- The Washington Times - Wednesday, July 13, 2022

Evangelical Christians say they are stepping up efforts to provide high-tech ultrasound machines to more than 2,700 pregnancy resource centers, faith-based outposts that counsel women in crisis pregnancy situations across the nation.

The devices, which can cost $30,000 to $40,000 apiece, are credited with helping change the minds of many women who were committed to having an abortion, pro-life advocates say.

Leading the effort are Focus on the Family and the Psalm 139 Project, a long-term initiative by the Southern Baptist Convention’s Ethics & Religious Liberty Commission (ERLC). The Psalm 139 Project said in June that it had raised $1.5 million to purchase 50 machines.

Robyn Chambers, executive director of advocacy for children at Focus on the Family, said “nearly 60% of women who are really abortion-determined will change their minds and choose life” after viewing an ultrasound image of a fetus and having one-on-one counseling.

“We hear from centers that they have clients that will come in and say, ‘I have an abortion scheduled later in the week. … You have one opportunity to basically talk me out of this,’” Ms. Chambers said. “‘Abortion-determined’ can mean that that woman has searched online, [and] she knows exactly what she’s going to do.”

She marveled over the “amazing” evolution of the technology, from analog devices producing “grainy-looking pictures” to 3D and 4D scans.

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“It’s like looking at a video of your child. The skin on the baby, you know everything. You can see the definition,” Ms. Chambers said. “Depending on the gestational age, you can see that baby moving and sucking his or her thumb, and you can see them frowning or pouting.”

Obtaining the ultrasound devices is a task. The five-figure prices depend on the machines’ sophistication and features, and then there are costs to train clinic workers in the proper use of the units.

The costs of serving pregnant women in crisis situations can add up. Heidi Matzke, executive director of the Alternatives Pregnancy Center in Sacramento, California, told the Senate Judiciary Committee on Tuesday that her group spends $1 million a year helping clients, who are never charged for ultrasounds or other services.

“Ironically, many of our patients are referred to us by a well-known abortion provider,” Ms. Matzke said in prepared remarks. “A woman goes to them for an ultrasound, but that provider isn’t willing to perform one for a woman not already determined to abort her child. So they send her to us because we offer the ultrasound for free … regardless of what the woman chooses to do about her baby.”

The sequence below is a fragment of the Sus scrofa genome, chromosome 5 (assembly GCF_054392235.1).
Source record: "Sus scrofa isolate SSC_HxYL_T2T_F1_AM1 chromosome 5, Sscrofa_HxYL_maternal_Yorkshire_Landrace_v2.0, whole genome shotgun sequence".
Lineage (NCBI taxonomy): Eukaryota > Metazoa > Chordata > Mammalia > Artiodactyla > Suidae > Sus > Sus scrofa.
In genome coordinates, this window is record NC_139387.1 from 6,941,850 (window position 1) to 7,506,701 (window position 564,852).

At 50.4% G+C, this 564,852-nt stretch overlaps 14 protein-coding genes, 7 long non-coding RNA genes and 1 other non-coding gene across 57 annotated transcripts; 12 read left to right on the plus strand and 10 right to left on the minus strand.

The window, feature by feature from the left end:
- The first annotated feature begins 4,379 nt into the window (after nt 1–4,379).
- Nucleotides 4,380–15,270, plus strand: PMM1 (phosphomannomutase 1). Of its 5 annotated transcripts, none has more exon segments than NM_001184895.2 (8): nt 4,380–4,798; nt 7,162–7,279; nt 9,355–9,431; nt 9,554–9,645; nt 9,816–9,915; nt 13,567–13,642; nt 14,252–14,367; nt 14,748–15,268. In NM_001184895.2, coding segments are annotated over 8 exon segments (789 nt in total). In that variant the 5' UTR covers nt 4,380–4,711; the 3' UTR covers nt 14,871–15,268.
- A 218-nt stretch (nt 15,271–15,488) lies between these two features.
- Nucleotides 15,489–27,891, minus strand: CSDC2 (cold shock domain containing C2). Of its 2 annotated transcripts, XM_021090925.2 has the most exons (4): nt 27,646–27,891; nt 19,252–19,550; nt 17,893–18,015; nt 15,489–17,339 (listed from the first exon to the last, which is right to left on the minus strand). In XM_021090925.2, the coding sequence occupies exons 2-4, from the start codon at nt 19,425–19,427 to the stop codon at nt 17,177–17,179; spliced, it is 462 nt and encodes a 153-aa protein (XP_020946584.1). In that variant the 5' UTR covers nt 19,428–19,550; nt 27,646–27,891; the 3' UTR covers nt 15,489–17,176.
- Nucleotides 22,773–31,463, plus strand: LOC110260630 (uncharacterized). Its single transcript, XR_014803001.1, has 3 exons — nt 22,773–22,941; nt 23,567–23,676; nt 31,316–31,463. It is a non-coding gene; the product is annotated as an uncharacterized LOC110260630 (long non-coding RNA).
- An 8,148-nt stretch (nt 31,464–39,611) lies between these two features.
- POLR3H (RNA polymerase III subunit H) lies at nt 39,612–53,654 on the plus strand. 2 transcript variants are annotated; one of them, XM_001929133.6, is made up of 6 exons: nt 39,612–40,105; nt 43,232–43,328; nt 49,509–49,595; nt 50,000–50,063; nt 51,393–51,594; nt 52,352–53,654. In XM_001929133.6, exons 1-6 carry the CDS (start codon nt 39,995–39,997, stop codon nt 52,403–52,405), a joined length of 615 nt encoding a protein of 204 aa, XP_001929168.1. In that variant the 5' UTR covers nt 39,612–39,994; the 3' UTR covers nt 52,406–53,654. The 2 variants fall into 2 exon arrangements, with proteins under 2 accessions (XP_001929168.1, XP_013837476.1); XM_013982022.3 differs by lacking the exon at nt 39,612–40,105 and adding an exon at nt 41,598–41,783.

The Psalm 139 Project, named after the biblical passage that speaks of God forming the writer “in my mother’s womb,” has long been working to equip pro-life centers with the devices.

The Rev. Richard Land, a former ERLC president who started the Psalm 139 Project years ago, told The Washington Times that the ministry started placing the machines in clinics to help women evaluate their situations.

“Once they see that sonogram, they’re much, much less likely to abort,” Mr. Land said. “It reminds me of my old Princeton professor Paul Ramsey, who said if wombs had windows, abortion would not be around.”

Seeing an image of the child “certainly makes it more difficult when you got a ‘window’ on the womb. And the sonogram machines are pretty good pictures.”

The ERLC’s interim president, the Rev. Brent Leatherwood, said the equipment-supplying effort is “a ministry that comes alongside these pro-life clinics, and we place these machines and the training necessary to operate those machines and pro-life clinics across the country.”

Now that the Supreme Court has returned the legislative decision on abortion regulations to the states, “this program is going to become even more important,” Mr. Leatherwood said. “Because while there are some states that will take action to end abortion, we also realize there’s going to be several states that do not.” 

He said “pro-life clinics are … going to be on the front lines of serving vulnerable women and families in crisis. And so we are eager to team up with those clinics and get them the resources they need to save the lives of those preborn children.”

• Mark A. Kellner can be reached at mkellner@washingtontimes.com.

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